The donor will appoint the experts and decide if they should be remunerated. Some experts may refuse remuneration and others refuse to act without it.
The modus operandi of the experts will need to be agreed, for example:
- whether they will meet in person or remotely,
- whether their discussions should be held in formal meetings or informally,
- whether their decisions should be made by consensus or by majority voting,
- whether they need a Chairperson and whether the Chair has a vote;
- whether the donor is represented in the selection of the award recipients and whether the donor can veto the experts’ choice of a successful applicant,
- whether any of the experts’ discussions on the pros or cons of particular projects should be published, and
- whether the details of the unsuccessful applications will be published.
Experts will have to declare that they have no conflicts of interest when evaluating each applicant’s proposed project and, if they do, they should not vote on the application concerned.
The donor will wish to carry out background checks to satisfy itself that the applicants are bona fide and to the extent possible that they have the resources they claim to have.
The donor will need to decide on a case by case basis whether any IP rights developed by award recipients during their projects will belong to them alone or, given that the projects were funded wholly or partly by the donor, partly also by the donor. This is a delicate issue and in most cases it will probably be decided that the IP should remain with the award recipients. In case a project promises to be a commercial success, with significant income from the IP, the donor may want to share a small part of it, particularly if the donor has limited sources of income and wishes to increase its cash reserves for future award programs.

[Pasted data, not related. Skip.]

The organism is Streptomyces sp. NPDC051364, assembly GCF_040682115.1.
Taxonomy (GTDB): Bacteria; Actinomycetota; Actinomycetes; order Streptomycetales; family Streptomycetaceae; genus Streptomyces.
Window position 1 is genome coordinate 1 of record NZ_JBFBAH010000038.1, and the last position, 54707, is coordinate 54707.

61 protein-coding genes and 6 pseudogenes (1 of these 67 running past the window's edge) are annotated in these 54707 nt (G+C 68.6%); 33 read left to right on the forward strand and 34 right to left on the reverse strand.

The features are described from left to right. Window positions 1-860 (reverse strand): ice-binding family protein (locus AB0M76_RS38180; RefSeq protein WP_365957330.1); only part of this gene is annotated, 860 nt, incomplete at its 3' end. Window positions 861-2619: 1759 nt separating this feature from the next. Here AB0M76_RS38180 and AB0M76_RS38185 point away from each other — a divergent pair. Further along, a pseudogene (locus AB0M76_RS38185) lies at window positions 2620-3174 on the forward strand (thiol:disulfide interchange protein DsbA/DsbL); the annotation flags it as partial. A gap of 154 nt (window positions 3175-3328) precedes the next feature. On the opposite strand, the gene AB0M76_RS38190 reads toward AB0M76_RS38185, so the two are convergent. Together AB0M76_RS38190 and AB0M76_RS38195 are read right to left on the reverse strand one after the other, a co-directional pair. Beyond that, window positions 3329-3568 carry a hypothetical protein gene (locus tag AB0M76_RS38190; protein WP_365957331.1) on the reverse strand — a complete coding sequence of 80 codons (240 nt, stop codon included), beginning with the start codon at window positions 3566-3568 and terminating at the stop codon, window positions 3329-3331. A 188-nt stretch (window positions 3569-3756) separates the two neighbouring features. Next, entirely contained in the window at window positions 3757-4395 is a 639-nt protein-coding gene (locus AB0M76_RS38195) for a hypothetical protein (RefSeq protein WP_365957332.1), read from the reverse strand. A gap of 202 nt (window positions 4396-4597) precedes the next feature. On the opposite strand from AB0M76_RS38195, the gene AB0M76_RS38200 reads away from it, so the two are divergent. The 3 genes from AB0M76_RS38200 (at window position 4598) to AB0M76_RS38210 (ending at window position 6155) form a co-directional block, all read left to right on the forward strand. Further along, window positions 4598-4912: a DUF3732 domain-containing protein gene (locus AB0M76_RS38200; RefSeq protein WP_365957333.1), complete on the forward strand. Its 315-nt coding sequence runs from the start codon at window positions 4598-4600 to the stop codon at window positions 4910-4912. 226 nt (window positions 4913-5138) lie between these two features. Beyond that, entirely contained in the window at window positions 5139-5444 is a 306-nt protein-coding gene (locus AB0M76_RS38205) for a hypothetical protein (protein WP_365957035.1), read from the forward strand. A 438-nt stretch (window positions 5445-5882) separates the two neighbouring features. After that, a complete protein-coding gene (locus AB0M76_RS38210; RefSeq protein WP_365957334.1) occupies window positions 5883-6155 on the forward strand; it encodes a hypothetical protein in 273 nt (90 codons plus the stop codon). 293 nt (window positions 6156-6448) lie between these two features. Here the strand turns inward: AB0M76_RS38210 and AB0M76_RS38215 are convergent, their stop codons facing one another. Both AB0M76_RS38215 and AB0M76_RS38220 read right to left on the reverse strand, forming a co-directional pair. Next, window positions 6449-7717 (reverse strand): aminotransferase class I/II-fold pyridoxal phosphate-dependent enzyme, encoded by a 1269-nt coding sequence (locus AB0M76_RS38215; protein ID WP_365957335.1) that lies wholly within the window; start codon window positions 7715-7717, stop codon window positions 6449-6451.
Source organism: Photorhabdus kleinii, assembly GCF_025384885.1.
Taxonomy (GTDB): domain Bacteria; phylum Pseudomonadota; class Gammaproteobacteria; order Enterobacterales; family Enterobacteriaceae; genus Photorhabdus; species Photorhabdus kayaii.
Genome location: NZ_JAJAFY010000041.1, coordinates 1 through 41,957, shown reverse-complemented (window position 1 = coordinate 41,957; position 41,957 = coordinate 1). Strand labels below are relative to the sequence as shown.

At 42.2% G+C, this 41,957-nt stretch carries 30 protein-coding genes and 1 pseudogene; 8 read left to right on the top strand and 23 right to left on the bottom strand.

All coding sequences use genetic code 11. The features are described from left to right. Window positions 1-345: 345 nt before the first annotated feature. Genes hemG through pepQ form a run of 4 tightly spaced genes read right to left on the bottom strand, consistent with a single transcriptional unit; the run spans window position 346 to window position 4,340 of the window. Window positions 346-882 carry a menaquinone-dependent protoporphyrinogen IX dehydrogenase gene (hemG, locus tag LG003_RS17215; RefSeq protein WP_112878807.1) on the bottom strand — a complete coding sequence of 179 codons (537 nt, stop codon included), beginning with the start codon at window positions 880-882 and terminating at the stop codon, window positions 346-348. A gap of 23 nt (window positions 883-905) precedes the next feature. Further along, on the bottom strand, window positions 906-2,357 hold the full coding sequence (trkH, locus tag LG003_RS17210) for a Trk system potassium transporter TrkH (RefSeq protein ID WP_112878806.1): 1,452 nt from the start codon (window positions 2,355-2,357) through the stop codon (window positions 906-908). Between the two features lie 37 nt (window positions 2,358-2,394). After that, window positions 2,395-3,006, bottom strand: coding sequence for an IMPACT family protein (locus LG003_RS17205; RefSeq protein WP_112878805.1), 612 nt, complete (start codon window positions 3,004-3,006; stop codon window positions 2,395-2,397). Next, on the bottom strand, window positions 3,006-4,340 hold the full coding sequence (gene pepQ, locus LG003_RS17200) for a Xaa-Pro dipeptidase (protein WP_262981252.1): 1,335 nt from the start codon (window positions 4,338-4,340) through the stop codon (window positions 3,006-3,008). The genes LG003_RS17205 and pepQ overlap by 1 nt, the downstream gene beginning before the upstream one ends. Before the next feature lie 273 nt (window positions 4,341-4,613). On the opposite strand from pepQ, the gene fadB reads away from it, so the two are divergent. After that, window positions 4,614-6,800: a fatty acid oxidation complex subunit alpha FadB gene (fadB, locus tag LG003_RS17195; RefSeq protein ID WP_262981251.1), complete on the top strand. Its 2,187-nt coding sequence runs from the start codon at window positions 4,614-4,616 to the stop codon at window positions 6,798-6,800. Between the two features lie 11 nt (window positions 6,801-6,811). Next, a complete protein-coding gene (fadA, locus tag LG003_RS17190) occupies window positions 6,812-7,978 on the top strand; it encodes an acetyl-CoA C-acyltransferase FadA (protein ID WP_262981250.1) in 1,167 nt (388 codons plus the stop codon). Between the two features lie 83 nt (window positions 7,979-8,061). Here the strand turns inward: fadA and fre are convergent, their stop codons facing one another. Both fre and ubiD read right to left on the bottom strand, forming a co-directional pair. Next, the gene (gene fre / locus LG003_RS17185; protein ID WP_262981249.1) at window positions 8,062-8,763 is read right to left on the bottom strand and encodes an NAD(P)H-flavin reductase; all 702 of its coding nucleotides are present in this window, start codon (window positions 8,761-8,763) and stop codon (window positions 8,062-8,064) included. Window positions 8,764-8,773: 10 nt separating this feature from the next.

In cases where the IP will be an award recipient’s property, the donor may require it to be licensed to third parties free of charge or at beneficial rates.
The award recipients will have to be audited to check that the awards were spent on the projects in the way they had promised. The donor will have to decide who pays for the audits, the award recipients or the donor. If the award recipients are to pay, the donor will wish to be assured that reputable audit firms are appointed and that the audits are likely therefore to be sufficiently thorough.
The donor will require award recipients to sign Award Agreements.
These will set out the donor’s obligations to pay the agreed award instalments at the agreed intervals, and a detailed description of the award recipients’ obligations to carry out the projects they described in their applications, including their proposed time schedules. The project descriptions should include details of resources or individuals whose participation is considered to be important to the success of the project.
The agreements will also require award recipients:
- to warrant that their constitutions/establishment documents allow them to accept their awards and to carry out of their specific projects; also, that they will carry out the projects in compliance with all applicable laws.
- to spend the awards exclusively on their projects, to keep accurate financial records and agree to be audited, either by the donor’s auditors or their own auditors.
- to warrant that their work product will be their original work and will not infringe any third parties’ rights.
- to report any delays in their projects or unexpected difficulties.
- not to make changes to their approved projects without the consent of the donor.
In appropriate cases a section will deal with the ownership of IP Rights arising under the projects (see above).
There will be termination clauses, allowing the donor to terminate if an award recipient is in breach of its obligations or becomes insolvent; also allowing the award recipient to terminate if the donor fails unjustifiably to make the award payments.